April 13, 2008

How the oil crisis will change the face of Fraser Highway

Increasingly, the news in the blogs I read has focused on climate change, biofuels and alternative energy for fueling transportation… and with good reason. We’re faced with a crisis, and we all know that. Many of the solutions already exist, in the past before depedence on oil became the norm for most transportation, and gave us solid plastic, plastic bags, chemical fertilizers, fat-free ice cream (propylene glycol, anyone?), and the American Dream: a big house on a big lot in suburbia. Well, Canadians have made that dream as much of a reality as our neighbours to the south, and in greater Vancouver, the hidden evil of it is present in perhaps no stronger a form than in the suburbs of Surrey and Langley.

A highway took over for an Interurban Railway that operated for roughly the first half of last century. Old Cloverdale found itself in the middle of increasing development, but not increasing density. And Fraser Highway, which begins near the King George SkyTrain station and ends at the foot of Abbotsford, got itself an ongoing facelift beginning about three years ago when expansions started working their way, measure by measure. Through Surrey, it is now the wide, free road with low commercial spaces dotted down either side, reminiscient of James Howard Kunstler’s image of an American car town strip mall, except this strip only has one fast food joint and a couple Tim Horton’s. Wait, make that three fast food joints. Four if you count Taco Del Mar. It doesn’t need fast food, chain restaurants, a Wal-Mart, or anything particularly big, per the typical American strip mall, to be a driver’s den. It’s already full of services for the car culture: car services. You name it, you got it: car dealerships, car washes, auto parts vendors, car tune-up services, gas stations, drive-thru restaurants. In fact, when I realised the number of these types of businesses, I decided to pin them in Google Maps… and didn’t even get all of them because some are just too obscure. This is, in all honesty, the most car-centric route I know of in Metro Vancouver. Take a look. (NOTE: In my RSS the map isn’t appearing properly, so please come to the entry in your browser if that’s the case.)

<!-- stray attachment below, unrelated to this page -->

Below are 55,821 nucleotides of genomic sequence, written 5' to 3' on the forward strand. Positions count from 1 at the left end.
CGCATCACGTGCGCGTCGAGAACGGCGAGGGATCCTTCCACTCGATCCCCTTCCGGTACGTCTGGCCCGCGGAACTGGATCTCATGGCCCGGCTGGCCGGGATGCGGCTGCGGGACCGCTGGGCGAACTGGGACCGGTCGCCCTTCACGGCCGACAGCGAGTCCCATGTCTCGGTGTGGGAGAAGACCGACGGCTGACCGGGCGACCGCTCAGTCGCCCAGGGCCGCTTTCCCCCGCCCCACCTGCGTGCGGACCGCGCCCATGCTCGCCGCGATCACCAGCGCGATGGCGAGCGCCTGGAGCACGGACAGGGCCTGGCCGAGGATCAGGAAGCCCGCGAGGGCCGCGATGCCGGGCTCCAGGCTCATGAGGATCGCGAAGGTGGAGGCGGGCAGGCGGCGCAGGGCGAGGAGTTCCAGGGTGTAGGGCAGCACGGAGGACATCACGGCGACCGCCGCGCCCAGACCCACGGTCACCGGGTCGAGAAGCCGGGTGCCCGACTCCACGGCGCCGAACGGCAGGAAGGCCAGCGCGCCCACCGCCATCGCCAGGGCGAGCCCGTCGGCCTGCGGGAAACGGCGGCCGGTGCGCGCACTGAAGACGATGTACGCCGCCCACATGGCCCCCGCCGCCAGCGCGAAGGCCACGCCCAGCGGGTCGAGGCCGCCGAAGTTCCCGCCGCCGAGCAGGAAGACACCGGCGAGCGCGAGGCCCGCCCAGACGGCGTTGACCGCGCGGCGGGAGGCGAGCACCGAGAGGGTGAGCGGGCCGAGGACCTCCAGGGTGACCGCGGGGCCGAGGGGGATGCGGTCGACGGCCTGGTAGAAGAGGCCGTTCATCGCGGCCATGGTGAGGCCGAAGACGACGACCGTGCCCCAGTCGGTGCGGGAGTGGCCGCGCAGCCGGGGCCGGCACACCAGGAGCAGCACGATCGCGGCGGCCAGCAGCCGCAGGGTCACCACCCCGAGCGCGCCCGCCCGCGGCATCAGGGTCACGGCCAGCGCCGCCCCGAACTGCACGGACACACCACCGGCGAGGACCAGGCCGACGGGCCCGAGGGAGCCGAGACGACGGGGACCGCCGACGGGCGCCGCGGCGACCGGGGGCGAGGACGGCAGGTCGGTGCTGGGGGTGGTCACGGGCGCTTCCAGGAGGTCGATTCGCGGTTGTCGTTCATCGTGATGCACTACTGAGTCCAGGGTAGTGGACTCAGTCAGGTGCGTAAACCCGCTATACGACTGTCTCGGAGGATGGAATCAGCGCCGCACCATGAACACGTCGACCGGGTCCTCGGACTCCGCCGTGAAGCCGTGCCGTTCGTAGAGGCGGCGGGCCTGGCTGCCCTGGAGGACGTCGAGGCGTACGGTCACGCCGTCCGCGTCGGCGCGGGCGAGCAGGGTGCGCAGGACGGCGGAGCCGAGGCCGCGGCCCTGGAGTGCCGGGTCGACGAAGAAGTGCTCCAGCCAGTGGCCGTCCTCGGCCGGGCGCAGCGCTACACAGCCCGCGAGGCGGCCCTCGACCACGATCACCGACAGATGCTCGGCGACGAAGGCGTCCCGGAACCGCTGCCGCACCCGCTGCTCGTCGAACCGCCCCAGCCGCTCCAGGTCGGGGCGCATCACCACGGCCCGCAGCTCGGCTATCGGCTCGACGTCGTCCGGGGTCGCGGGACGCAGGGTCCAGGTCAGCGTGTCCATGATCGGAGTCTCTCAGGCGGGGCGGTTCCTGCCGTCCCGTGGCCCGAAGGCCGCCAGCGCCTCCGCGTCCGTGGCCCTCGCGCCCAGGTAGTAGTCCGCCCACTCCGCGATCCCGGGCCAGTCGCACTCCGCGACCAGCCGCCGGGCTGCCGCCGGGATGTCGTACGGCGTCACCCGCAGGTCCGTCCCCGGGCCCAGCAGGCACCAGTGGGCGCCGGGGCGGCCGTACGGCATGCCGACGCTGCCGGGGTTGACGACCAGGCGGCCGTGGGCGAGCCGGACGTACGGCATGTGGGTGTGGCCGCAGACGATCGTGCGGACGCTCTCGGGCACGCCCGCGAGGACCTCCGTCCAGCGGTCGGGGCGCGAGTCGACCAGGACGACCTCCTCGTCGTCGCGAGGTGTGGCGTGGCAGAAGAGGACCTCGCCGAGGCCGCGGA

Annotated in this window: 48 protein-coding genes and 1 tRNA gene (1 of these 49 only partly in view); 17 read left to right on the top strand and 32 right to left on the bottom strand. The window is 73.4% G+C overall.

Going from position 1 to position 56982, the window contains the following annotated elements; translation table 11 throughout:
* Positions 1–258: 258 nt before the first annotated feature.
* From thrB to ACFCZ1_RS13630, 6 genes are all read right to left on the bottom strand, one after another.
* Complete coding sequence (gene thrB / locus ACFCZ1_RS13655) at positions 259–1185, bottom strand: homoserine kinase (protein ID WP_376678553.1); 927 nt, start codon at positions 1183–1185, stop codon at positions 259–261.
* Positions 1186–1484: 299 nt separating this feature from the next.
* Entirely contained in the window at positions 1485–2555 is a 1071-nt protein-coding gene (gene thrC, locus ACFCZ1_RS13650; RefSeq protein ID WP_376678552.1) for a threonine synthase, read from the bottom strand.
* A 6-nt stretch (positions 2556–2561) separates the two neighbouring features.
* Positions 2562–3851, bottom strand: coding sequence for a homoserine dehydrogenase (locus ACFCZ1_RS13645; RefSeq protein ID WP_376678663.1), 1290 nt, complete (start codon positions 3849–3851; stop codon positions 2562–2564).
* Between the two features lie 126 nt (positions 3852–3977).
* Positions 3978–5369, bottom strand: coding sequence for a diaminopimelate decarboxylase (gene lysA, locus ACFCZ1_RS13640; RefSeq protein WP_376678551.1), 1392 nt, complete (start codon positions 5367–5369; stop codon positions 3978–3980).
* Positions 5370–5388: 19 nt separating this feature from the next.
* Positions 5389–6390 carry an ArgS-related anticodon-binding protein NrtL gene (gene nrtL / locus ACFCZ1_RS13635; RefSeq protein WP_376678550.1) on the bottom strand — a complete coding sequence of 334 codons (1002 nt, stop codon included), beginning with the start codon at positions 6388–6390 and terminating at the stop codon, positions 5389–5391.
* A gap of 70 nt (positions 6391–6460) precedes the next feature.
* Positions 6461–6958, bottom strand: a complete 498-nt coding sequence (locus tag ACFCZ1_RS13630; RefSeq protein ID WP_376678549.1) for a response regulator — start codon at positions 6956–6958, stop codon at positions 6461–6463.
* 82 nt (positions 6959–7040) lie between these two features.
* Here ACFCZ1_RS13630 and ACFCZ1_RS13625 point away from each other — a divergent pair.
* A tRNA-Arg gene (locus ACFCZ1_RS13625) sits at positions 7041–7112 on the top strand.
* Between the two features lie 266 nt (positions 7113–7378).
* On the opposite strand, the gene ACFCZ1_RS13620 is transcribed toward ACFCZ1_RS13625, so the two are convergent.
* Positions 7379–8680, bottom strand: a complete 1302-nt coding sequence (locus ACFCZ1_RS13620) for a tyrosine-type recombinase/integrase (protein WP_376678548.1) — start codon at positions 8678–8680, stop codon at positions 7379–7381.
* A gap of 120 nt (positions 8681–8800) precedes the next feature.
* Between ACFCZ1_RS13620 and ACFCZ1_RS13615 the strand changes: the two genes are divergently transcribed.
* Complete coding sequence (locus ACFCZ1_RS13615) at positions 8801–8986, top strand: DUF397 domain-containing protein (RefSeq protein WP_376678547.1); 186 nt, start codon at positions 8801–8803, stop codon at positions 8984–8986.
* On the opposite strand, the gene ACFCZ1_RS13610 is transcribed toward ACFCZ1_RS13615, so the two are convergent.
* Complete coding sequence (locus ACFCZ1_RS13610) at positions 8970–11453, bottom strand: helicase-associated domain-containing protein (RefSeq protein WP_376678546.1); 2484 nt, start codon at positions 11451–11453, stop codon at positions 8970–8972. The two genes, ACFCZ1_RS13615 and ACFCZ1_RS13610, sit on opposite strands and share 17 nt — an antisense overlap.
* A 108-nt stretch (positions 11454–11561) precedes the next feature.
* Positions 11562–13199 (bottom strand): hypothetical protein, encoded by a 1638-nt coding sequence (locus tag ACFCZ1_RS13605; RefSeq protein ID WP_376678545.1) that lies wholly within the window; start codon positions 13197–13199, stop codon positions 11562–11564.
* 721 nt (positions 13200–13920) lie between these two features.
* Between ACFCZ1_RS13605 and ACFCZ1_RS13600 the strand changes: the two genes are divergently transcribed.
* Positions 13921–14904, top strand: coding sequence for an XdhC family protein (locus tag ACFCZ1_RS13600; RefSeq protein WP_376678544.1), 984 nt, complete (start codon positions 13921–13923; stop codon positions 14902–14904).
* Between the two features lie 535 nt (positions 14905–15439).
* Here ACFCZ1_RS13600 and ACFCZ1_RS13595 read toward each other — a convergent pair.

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Now add all those tire shops, car dealerships, mini-malls, former car dealerships, and used car lots together and what do you get? A very, very long parking lot. Gee I sure wish I had a photo. They’re still in the process of widening this road, too, all the way to the park. If there weren’t a park there, I’m sure they’d continue. And yet, here we are bombarded with the news about the decline of oil, the urgent need to launch sustainable new energy sources, and the rising costs of transportation and food. So what are we doing widening a road and trying to widen a highway and twin a bridge?

What will happen to this suburb, and specifically, how will this particular car-centric route respond and adapt to change?